It comes at the end of Road Safety Week with police reporting that some motorists are ignoring locked gates and important signs in forests.
“All road rules apply on the beach and in the forestry,” says Officer-in-Charge of Landsborough Road Policing Unit Senior Sergeant Mal Lilley.
“In fact, extra care needs to be taken in these unfamiliar environments that can present unexpected situations or challenges.
“Police conduct regular patrols of both. Drive to the conditions and road rules.”
The call is backed by HQPlantations’ Group Manager Stewardship David West.
“Although popular destinations for recreation, plantation forests are busy working forests,” Mr West says.
“Safety is always our number one priority and we are proud to support Road Safety Week.
“For their own safety and the safety of our people and others, drivers and riders on plantation roads must comply with all forest operations signage, drive to the conditions, stay on formed roads and be alert for heavy vehicles and other recreation users.”
To help, Queensland Police and HQPlantations have a list of tips, using the letters of Plantation Driving to start each one.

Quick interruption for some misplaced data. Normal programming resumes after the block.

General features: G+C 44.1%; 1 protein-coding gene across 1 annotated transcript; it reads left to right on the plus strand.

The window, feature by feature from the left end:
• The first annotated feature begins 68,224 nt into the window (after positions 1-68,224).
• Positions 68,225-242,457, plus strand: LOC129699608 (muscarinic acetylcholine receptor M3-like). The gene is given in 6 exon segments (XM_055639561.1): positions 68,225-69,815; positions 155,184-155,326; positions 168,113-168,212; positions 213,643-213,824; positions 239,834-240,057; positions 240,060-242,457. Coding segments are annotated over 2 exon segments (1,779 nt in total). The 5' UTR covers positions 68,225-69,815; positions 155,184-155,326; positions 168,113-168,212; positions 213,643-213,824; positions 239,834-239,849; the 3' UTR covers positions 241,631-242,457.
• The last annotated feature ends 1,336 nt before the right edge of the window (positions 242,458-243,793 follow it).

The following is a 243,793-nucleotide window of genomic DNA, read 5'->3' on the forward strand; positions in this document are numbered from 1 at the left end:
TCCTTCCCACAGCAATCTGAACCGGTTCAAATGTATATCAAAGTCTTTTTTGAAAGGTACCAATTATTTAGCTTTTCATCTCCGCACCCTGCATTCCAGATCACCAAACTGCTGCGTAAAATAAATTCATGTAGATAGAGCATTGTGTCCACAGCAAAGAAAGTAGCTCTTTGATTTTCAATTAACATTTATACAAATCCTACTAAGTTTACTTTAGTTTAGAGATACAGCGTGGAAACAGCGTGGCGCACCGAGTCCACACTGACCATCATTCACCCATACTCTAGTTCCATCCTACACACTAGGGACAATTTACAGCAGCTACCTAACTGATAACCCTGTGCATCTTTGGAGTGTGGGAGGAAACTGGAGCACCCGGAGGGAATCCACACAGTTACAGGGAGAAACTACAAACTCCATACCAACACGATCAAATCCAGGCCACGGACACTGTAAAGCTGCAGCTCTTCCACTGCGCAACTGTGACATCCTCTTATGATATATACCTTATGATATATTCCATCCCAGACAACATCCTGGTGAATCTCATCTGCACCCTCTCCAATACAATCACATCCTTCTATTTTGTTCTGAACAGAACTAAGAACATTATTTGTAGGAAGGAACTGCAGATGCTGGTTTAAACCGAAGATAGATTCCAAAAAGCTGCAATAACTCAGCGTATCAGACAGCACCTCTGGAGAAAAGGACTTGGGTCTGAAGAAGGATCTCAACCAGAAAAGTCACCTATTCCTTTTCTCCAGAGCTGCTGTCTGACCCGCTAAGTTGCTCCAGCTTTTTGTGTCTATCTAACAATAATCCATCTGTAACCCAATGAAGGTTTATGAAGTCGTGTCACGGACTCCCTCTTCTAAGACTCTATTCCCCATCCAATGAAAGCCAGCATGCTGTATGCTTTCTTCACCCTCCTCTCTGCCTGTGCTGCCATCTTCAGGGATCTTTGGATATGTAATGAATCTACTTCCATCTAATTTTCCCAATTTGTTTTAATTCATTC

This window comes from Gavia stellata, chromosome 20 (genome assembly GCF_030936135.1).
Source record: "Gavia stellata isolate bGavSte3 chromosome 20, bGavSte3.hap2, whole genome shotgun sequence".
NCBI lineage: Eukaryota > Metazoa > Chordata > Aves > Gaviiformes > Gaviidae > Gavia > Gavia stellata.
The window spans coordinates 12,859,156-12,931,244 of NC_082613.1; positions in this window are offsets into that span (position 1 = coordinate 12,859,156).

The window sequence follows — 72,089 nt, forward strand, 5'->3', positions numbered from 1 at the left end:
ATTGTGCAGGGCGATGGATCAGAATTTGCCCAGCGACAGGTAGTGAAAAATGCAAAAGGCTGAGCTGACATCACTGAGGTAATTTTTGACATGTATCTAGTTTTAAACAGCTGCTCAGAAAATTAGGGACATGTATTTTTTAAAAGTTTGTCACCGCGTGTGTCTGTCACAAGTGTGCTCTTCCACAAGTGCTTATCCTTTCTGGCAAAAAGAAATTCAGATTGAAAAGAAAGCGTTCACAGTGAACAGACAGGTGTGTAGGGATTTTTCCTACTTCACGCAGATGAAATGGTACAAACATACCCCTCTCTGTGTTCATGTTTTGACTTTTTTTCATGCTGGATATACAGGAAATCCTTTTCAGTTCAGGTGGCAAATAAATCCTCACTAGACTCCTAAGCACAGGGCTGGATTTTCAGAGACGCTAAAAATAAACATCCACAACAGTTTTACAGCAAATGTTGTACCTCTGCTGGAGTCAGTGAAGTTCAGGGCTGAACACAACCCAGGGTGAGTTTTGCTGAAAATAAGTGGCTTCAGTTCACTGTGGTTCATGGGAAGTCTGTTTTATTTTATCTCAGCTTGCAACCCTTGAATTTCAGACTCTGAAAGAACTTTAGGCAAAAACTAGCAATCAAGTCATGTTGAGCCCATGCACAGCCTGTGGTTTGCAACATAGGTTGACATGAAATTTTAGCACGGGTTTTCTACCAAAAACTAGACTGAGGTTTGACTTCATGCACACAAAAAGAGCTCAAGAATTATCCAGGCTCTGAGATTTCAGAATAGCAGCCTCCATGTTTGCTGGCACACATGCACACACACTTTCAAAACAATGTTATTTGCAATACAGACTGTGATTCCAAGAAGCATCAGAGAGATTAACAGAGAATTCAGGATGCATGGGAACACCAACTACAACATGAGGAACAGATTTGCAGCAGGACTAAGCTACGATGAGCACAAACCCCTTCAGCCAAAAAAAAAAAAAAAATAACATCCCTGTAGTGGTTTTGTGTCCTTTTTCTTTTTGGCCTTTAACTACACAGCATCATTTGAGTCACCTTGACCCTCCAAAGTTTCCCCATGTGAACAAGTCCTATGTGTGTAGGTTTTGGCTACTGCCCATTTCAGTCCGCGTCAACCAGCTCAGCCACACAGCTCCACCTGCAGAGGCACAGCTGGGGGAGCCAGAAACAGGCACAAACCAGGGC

Protect roads and trails after heavy rainfall
Licence required by anyone operating a motor vehicle
Animals are active in plantation areas
No off-road driving
Take home everything you bring
Always wear safety equipment (helmet)
Take care, drive to road conditions
Illegal to pass road closed signs
Observe forestry signs
No lighting fires
Don’t drive under the influence of alcohol or drugs
Road rules apply in all areas
Inform and report suspicious activity
Vehicles must be registered and roadworthy
Insurance is essential
Night driving is not advisable
Give way, be courteous
Mr West also encourages people to check if the plantation they wish to visit is open before leaving home. This can be done by visiting hqplantations.com.au/closures
In Road Safety Week the Moreton Police District Superintendent John Hallam urging motorists to “think hard” about their driving following 11 fatalities on our roads in July and August – 50 per cent higher than the previous 12 months.
Central to the campaign has been awareness around the Fatal Five:
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